You see very few fat Siberians - at least here in Novosibirsk.  They tend to walk much more than Americans and have smaller portion sizes.  The food is more wholesome and has far less preservatives and chemicals - though I understand that this is changing.  They drink a lot of bottled water as the tap water may not be potable.  The bottled water comes in both plain ("still water") and bubbly.  They also drink a lot of fruit juices, which are often sold in boxes to be refrigerated upon opening.

We opted out of dessert, as the meal was quite filling.  Our English was translated into Russian by Olga for Natasha's sake.  We took pictures and had very nice conversation.

We left the restaurant and headed out on foot.  Natasha led the way at a quick pace.  We made our way to the main square - Lenin Square - in front of the theater - which of course boasts a colossal Lenin monument.  There was also an arts and crafts show going on.  We visited the USSR Museum, a small historic house that doubles as a museum dedicated to birch art.  The lady at the museum didn't approve of my crucifix.  She was Russian Orthodox.  Apparently she thought I was a Roman Catholic.  When I explained to her that I was a Lutheran, she was apparently even less impressed.  Many Russian Orthodox think we are not real Christians. Apparently she was saying things along these lines.  Olga was not impressed, but not surprised.  I can only imagine what she was saying to the lady at the museum.  Perhaps some things remain best untranslated!

We had a lot of fun in the museum, goofed around, took pictures, and looked at all sorts of memorabilia from Soviet times.  Much of the USSR memorabilia is housed in the basement - which was used to house political prisoners.  The museum guide was rather matter-of-fact about it - which I found a little weird.  There are a good many such places - especially considering how widespread the Gulag system was under Stalin.  The reality of past prisons is just a part of ordinary life in Siberia.

We cut across the busy street by ducking into subway tunnels lined with shops.

There is an interesting phenomenon that I noticed in Novosibirsk and in other cities.  The women - especially the younger women - are very fashion-conscious.  And they love their high heels!  Stilettos are everywhere - and they take no prisoners (except perhaps their podiatrists) when it comes to the height of the heels.  There is a ubiquitous "tick tick tick" of heels clacking on the sidewalk.  I'm told that even in winter, Novosibirsk girls clack along the ice in their heels.  It is almost a cliche.  It may be one of the few things that stumps the Rev. Dr. Rick Stuckwisch - who blogged about his experiences in wintertime Siberia.  It is funny to watch the young couples: the guys are typically clad in jeans, tee-shirts, and tennis shoes - but their girlfriends/wives often look like they are headed to a wedding - dressed "to the nines" as we say in English.  Some of them - again most typically the younger women - are rather provocatively dressed.  It's so common as to go basically unnoticed.  Most are dressed tastefully but in a way that is clearly not the norm among Americans.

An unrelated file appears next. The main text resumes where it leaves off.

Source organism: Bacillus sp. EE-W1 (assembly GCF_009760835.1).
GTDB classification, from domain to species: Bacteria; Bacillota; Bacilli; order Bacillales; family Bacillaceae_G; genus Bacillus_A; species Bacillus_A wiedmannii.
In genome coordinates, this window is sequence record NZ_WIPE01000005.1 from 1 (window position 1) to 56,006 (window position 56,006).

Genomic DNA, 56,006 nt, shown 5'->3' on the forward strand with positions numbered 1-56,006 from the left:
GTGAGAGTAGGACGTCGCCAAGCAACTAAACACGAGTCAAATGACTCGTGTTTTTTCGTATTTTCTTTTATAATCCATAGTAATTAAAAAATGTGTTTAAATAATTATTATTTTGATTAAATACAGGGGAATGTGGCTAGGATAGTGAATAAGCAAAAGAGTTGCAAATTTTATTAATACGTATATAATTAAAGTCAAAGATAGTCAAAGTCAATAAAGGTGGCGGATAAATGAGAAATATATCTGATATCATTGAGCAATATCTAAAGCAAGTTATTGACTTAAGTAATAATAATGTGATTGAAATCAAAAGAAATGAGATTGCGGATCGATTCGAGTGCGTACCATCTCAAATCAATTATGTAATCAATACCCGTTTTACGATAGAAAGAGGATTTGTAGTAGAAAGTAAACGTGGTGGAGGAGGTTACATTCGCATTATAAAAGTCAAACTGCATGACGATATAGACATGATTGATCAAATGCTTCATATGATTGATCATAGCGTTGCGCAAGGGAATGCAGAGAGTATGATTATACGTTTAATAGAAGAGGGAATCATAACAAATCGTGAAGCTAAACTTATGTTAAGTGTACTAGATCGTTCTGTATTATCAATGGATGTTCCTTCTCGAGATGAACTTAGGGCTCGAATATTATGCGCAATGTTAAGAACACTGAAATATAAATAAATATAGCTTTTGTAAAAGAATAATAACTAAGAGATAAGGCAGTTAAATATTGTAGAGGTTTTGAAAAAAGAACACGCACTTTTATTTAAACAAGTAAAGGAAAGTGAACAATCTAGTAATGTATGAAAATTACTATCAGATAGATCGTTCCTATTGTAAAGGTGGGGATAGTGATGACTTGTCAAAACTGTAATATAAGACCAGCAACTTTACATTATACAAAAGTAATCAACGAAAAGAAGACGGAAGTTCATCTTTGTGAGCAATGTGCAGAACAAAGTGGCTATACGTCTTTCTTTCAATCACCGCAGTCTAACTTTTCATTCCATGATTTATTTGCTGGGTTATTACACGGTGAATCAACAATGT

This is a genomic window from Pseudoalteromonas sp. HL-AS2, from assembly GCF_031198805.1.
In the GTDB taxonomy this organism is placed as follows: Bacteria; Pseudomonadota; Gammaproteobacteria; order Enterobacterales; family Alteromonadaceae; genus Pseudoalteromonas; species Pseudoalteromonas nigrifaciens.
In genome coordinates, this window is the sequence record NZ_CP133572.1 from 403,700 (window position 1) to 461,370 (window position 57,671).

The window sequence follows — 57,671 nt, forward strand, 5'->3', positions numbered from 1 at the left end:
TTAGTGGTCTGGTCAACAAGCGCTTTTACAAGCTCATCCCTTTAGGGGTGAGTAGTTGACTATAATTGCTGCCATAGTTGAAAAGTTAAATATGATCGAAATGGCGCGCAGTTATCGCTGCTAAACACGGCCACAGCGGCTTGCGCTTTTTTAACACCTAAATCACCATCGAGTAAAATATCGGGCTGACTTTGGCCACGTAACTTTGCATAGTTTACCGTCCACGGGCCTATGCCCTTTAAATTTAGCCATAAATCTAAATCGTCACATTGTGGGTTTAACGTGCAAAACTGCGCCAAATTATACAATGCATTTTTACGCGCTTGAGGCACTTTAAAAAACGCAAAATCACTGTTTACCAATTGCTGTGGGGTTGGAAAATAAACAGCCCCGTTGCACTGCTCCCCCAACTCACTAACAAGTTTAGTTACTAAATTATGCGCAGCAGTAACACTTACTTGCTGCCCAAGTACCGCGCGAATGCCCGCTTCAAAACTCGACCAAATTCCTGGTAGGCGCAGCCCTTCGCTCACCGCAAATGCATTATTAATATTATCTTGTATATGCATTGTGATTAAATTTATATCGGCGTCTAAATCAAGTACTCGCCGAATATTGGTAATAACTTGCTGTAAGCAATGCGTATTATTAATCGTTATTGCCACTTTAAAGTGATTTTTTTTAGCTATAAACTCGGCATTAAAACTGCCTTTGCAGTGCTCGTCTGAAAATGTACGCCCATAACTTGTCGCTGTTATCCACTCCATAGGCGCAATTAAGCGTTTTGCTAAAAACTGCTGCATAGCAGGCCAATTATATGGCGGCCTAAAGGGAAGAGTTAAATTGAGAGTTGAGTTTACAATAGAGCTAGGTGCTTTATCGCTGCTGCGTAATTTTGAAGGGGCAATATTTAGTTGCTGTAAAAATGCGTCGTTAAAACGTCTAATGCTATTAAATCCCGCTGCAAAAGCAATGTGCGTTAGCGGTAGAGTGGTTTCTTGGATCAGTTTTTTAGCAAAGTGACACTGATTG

The Russian ladies' fashion sense is so different from the much-watched (and less than flattering) Wendy's commercial from the mid 1980s.  As perplexed as Dr. Stuckwisch was, I have to admit, I like the "pluck" of the stubborn girls in the stilettos.  My dear wife Grace can click-clack with the best of them - though recovery from pregnancy sometimes renders favorite shoes no longer wearable even to this day.  Oh, how I wish she could be here to take it all in!

As we continued our walk in the nice, hot sun, we were given free bottles of water, and also free bottles of a new Fanta drink - a grape soda - being marketed by a young guy on a skateboard.

We also visited the little Orthodox chapel of St. Nicolas - which marks the geographical center of the Russian Empire - especially poignant as this modern chapel openly sports an icon of Christ (the previous icon was, of course, destroyed by the Communists and replaced by an icon of Lenin.  Jesus has come back again - at least here in Novosibirsk).  We visited a huge monument in the form of a humongous mural set in the midst of a park.

For dinner, we went to a nightclub that had live entertainment - a band singing jazz in English.  I don't know the name of the bar, as it is a pun based on abbreviations involving the Akademgorodok neighborhood's standing as a place of science and engineering.  I ordered what was meant to be Buffalo wings - but were not hot.  They were tasty though!  We stayed until about 11:15 pm.  Dan and Olga drank beer.  Natasha, our driver, did not drink.  I didn't feel like a beer, so I ended up with a tonic water (I had intended to get a ginger ale, but my order got lost in translation.  It was okay though.  We had a nice time.  Dan and I critiqued the singers - who tended to get better as the night wore on.  There was a father with young children with him dancing to the music - a sight that would typically be illegal in the States.  Smoking is also legal here.

As we left, it was still twilight out.  Olga and Natasha dropped us off at the seminary.  I was exhausted and crashed.

Here are all of my pictures from Day Four.

Natasha, Olga, Dan, and myself